Toba Khedoori’s monochromatic paintings and drawings are subtle and shifty exercises in visual sleight-of-hand. These seemingly pristine objects are not what they seem; Khedoori clearly relishes the dichotomy between what they are initially perceived to be and the reality of the surface.

The World is a Totality of Things

A series of exhibitions in London this winter deals with the collection of objects and the archiving of images as a pathway, through art, to a variety of utopias. In most cases these utopias are inaccessible, whether the artists are willing to admit it or not, or so deeply subjective they appear to be the vision of one person.


Come with a thorough knowledge of Britain’s queer subculture or be prepared to take notes: the convoluted, colorful, and vibrant world of alternating genders, orientations, romantic attachments, and associations is the focus of this exhibition.

Letter from LEEDS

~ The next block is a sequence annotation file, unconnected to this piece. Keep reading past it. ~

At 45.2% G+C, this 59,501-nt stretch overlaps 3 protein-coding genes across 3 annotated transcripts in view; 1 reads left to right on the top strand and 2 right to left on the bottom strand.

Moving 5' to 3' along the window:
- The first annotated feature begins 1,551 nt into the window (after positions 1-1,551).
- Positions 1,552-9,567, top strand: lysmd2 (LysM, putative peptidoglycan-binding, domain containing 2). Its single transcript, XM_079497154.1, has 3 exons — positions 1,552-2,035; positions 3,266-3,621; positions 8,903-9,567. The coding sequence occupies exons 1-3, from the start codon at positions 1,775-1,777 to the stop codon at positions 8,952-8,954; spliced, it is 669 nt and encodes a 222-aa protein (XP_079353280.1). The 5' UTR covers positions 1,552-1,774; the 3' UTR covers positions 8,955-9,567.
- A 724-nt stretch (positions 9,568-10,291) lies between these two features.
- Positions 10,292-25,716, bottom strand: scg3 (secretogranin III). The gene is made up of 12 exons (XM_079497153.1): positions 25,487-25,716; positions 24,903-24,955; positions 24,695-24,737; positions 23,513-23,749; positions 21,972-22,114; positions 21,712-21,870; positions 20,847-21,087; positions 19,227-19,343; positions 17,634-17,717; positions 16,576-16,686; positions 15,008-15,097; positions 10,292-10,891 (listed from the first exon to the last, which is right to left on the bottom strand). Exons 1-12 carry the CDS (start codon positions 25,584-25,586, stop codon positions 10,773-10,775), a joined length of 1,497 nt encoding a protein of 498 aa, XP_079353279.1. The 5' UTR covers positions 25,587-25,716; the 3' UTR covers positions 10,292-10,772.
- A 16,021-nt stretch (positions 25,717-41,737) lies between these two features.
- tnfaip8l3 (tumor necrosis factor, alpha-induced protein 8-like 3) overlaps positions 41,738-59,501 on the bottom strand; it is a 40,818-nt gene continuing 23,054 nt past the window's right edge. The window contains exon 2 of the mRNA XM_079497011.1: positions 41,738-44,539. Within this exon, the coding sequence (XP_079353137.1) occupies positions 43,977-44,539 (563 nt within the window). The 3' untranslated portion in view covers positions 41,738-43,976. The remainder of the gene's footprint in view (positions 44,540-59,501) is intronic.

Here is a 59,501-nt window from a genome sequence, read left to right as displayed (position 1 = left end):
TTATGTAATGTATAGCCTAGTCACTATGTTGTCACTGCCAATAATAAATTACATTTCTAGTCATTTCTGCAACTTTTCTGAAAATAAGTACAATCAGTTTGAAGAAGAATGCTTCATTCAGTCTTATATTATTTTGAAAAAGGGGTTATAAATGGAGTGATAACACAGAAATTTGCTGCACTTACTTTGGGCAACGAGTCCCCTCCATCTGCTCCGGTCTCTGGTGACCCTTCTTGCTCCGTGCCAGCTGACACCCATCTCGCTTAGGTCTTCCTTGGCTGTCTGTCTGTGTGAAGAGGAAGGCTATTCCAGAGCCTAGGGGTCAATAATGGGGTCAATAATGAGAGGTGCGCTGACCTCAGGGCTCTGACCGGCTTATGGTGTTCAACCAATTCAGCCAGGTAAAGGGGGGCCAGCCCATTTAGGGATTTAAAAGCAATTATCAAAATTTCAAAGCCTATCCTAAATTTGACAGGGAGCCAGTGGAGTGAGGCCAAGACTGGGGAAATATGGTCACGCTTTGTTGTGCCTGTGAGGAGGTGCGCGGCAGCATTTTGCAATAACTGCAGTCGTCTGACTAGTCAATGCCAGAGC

Windows and Doors

Fiona Rae: Maybe you can live on the moon in the next century at the Leeds Art Gallery (through August 26th) and Michael Dean: Government at the Henry Moore Institute (through June 17th) share little commonality beyond the fact that their exhibiting galleries are next door to each other, but both abundantly fulfill architectural tropes ascribed to the visual arts.


As one compares forms as diverse as her classic grounded stalactite Z BOKU (2017) and the wood and linen book Book with no words (2018), TORN is perhaps not meant to be taken literally as a physical action but as a violent and painful divergence of ideas.

Emily Mae Smith: Heretic Lace

In critiquing the aesthetics of the digital, or even the expanded imaginary realm of our contemporary society, Emily Mae Smith brings to bear many of the compositional fixtures and iconography of the history of Western European painting. And it is dark, devastating, and relentless.

Moving Image Department and Stanislav Kolíbal

Adam Budak’s first major gesture as the Chief Curator of the National Gallery in Prague was to introduce a Moving Image Department. This is in keeping with his ambition to make the Veletržní Palace a major European venue for contemporary art.


David Goodman’s current exhibition of sculpture and works on paper, entitled Apparatus, confronts the viewer with two questions. One is aesthetic: Can two trajectories of visual practice be combined in a harmonious and visually meaningful and satisfying whole? In Goodman’s case the answer is yes and works itself out wittily through the small sculptures.

The King and the Corpse